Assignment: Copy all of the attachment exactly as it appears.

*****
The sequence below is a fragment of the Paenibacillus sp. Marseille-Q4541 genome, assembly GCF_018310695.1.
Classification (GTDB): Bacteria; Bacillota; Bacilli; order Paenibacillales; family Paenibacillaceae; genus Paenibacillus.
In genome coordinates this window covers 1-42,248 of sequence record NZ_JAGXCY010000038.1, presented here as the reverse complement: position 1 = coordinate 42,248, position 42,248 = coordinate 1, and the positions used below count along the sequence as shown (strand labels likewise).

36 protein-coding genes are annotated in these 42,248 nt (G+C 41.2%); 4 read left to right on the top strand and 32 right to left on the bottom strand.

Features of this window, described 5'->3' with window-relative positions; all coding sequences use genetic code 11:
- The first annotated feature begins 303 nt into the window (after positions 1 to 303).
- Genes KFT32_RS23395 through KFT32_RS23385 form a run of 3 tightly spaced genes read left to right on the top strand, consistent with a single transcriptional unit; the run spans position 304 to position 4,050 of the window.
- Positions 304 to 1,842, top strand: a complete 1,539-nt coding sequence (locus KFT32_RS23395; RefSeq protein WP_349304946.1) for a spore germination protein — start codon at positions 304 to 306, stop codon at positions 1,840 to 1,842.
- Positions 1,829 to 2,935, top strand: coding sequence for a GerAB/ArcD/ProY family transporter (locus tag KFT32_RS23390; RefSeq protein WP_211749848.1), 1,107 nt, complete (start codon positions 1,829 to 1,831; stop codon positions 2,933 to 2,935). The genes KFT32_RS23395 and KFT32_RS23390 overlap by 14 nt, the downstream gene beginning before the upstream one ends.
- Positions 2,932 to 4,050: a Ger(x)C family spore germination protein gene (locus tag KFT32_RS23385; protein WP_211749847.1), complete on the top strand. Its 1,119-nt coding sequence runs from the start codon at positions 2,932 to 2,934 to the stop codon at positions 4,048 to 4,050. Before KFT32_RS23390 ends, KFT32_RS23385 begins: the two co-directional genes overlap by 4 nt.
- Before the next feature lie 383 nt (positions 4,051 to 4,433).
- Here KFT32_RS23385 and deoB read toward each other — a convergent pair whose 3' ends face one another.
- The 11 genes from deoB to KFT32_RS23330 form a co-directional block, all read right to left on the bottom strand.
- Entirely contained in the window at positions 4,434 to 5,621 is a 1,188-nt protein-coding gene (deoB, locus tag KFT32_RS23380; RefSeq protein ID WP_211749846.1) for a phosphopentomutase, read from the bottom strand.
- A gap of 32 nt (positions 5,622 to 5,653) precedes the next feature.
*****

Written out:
The sequence below is a fragment of the Paenibacillus sp. Marseille-Q4541 genome, assembly GCF_018310695.1.
Classification (GTDB): Bacteria; Bacillota; Bacilli; order Paenibacillales; family Paenibacillaceae; genus Paenibacillus.
In genome coordinates this window covers 1-42,248 of sequence record NZ_JAGXCY010000038.1, presented here as the reverse complement: position 1 = coordinate 42,248, position 42,248 = coordinate 1, and the positions used below count along the sequence as shown (strand labels likewise).

36 protein-coding genes are annotated in these 42,248 nt (G+C 41.2%); 4 read left to right on the top strand and 32 right to left on the bottom strand.

Features of this window, described 5'->3' with window-relative positions; all coding sequences use genetic code 11:
- The first annotated feature begins 303 nt into the window (after positions 1 to 303).
- Genes KFT32_RS23395 through KFT32_RS23385 form a run of 3 tightly spaced genes read left to right on the top strand, consistent with a single transcriptional unit; the run spans position 304 to position 4,050 of the window.
- Positions 304 to 1,842, top strand: a complete 1,539-nt coding sequence (locus KFT32_RS23395; RefSeq protein WP_349304946.1) for a spore germination protein — start codon at positions 304 to 306, stop codon at positions 1,840 to 1,842.
- Positions 1,829 to 2,935, top strand: coding sequence for a GerAB/ArcD/ProY family transporter (locus tag KFT32_RS23390; RefSeq protein WP_211749848.1), 1,107 nt, complete (start codon positions 1,829 to 1,831; stop codon positions 2,933 to 2,935). The genes KFT32_RS23395 and KFT32_RS23390 overlap by 14 nt, the downstream gene beginning before the upstream one ends.
- Positions 2,932 to 4,050: a Ger(x)C family spore germination protein gene (locus tag KFT32_RS23385; protein WP_211749847.1), complete on the top strand. Its 1,119-nt coding sequence runs from the start codon at positions 2,932 to 2,934 to the stop codon at positions 4,048 to 4,050. Before KFT32_RS23390 ends, KFT32_RS23385 begins: the two co-directional genes overlap by 4 nt.
- Before the next feature lie 383 nt (positions 4,051 to 4,433).
- Here KFT32_RS23385 and deoB read toward each other — a convergent pair whose 3' ends face one another.
- The 11 genes from deoB to KFT32_RS23330 form a co-directional block, all read right to left on the bottom strand.
- Entirely contained in the window at positions 4,434 to 5,621 is a 1,188-nt protein-coding gene (deoB, locus tag KFT32_RS23380; RefSeq protein ID WP_211749846.1) for a phosphopentomutase, read from the bottom strand.
- A gap of 32 nt (positions 5,622 to 5,653) precedes the next feature.